When Microsoft finally unveiled the Xbox One X at E3 earlier this year, I was fairly critical of it. I just couldn’t see where the company expected to find a market for the 4K console, especially when taking into consideration the fact that every Xbox One exclusive title is also available on PC as part of the Xbox Play Anywhere initiative. So no matter how incredible games would look on the Xbox One X, they still wouldn’t hold a candle to max settings on a high-end gaming rig. With all of this in mind, who exactly was going to shell out $500 for an Xbox One X?
But given the opportunity, I had to see for myself whether or not the Xbox One X was everything Microsoft claimed it would be. I needed to know if, forgetting any questions I might have about its viability, the Xbox One X really was “the world’s most powerful console.” The results of my time with the console were somewhat unexpected.
Lifting the console from its box, I was immediately struck by how familiar it looked. Despite its internal upgrades, the console itself looks nearly identical to the Xbox One S, which launched last fall. Other than the One X being slightly thinner than the One S, the two consoles are basically indistinguishable from one another. As I said in my review of the Xbox One S, the new design is appreciably better than that of the original Xbox One, but I guess I expected a premium console to distinguish itself a bit more. That’s not to say it’s a carbon copy, but it doesn’t stand out. It’s also worth noting that the Xbox One X is noticeably heavier than the One S. This won’t matter once it’s sitting beneath your television, but if you’re upgrading from a One S, you’ll feel the difference as you switch them out.
My first adventure with the Xbox One X involved copying all of my games and apps from my Xbox One S over to the new, 4K-enabled console. Thankfully, Microsoft sent me a 2TB external hard drive in order to expedite this process, and I can say without hesitation that this is the way to go if it’s an option for you. In order to transfer my 700GB of games and apps over to my Xbox One X, all I had to do was plug in the external HDD, format it for games and move all my data over from the Storage section of the Settings menu. It took me just under 2 hours to transfer 700GB of games and apps to my external hard drive, which is relatively quick, all things considered.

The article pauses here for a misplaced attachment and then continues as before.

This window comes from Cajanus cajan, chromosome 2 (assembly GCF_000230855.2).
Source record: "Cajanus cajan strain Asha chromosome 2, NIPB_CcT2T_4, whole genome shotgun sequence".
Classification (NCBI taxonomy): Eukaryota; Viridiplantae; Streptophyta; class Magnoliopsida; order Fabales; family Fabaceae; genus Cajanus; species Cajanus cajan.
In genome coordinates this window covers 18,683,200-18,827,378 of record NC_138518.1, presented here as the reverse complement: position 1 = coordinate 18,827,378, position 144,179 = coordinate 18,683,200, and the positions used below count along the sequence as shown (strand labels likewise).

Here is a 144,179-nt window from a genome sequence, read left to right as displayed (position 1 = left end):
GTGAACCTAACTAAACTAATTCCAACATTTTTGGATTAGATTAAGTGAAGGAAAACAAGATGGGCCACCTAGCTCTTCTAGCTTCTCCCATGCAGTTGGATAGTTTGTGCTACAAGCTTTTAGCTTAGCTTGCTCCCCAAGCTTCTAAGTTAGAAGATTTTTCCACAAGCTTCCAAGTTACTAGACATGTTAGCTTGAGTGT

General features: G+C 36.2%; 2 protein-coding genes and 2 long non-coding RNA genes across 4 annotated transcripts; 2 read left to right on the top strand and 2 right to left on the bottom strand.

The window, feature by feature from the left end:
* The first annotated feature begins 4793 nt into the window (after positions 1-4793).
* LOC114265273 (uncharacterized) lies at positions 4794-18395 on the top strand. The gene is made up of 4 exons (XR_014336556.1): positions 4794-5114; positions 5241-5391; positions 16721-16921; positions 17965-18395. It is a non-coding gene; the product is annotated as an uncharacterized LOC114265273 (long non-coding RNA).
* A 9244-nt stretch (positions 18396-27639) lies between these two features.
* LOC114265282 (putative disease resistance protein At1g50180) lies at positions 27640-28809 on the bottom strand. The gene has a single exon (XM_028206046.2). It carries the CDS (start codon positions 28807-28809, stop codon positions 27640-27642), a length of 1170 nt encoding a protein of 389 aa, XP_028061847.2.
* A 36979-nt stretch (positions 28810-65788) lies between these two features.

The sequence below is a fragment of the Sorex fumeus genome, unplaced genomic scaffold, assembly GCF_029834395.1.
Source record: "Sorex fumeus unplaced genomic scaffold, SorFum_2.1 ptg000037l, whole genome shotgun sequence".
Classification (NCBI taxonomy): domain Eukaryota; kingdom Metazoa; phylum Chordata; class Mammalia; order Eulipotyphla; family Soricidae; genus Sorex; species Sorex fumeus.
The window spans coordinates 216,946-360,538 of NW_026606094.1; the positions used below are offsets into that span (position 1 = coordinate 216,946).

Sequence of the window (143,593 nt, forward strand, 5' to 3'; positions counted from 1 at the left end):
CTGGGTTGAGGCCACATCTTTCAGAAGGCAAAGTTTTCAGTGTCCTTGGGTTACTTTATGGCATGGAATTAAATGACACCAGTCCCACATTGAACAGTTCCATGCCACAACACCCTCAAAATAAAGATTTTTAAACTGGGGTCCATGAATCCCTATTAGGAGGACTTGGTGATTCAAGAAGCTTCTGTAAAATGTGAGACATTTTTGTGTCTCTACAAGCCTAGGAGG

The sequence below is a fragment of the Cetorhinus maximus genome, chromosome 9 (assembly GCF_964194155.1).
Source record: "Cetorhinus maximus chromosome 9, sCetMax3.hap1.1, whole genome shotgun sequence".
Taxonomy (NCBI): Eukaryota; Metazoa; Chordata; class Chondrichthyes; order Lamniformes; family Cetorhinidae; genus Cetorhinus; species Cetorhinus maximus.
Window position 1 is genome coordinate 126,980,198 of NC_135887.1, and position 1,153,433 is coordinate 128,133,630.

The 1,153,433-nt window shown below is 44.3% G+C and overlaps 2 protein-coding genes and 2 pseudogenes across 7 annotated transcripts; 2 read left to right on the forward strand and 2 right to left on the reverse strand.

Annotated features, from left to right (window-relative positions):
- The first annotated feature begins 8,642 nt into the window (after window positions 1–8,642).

Once I had copied all the data over to the hard drive, I plugged it into the Xbox One X before I began the setup process. Unfortunately, for whatever reason, the front USB port didn’t read the hard drive, so I had to go through the whole process as if I was starting over fresh. The Xbox One X did eventually recognize the hard drive when I plugged it into one of the two USB ports on the back. My other option was to set up both consoles at the same time and use the network transfer setting to transfer my data over my home network. While I assume this procedure is equally effective, I have a feeling that it requires far more effort and is more time consuming as well.
But I know that subtle hardware design modifications and the degree of difficult when it comes to setting up the console aren’t the reasons anyone is considering upgrading to an Xbox One X. Consumers want to know whether or not the games look good enough in 4K to warrant spending $500 on a new console.
The reason the games look as good as they do is because of the hardware powering the Xbox One X. The upgraded console features an 8-core custom AMD CPU clocked at 2.3GHz, a 6 teraflop GPU and 12GB of GDDR5 RAM with a memory bandwidth of 326GB/s. Additionally, the Xbox One X has 1TB of internal storage, 2 HDMI ports (1 in, 1 out), 3 USB 3.0 ports, IR out, S/PDIF and an ethernet port. It also supports Dolby Atmos, HDR10 and 4K Blu-rays.
Microsoft has announced that 70 Xbox One games will be enhanced for the Xbox One X within the first week of launch. Unfortunately, only a small selection of those were available for us to play during the review period, but as a skeptic going in, I can say that playing games in true 4K is night and day compared to 1080p. I tested a wide variety of games, and until you see the difference between an Ultra HD game and the games you’ve been playing on your Xbox One or Xbox One S, you won’t know what you’re missing.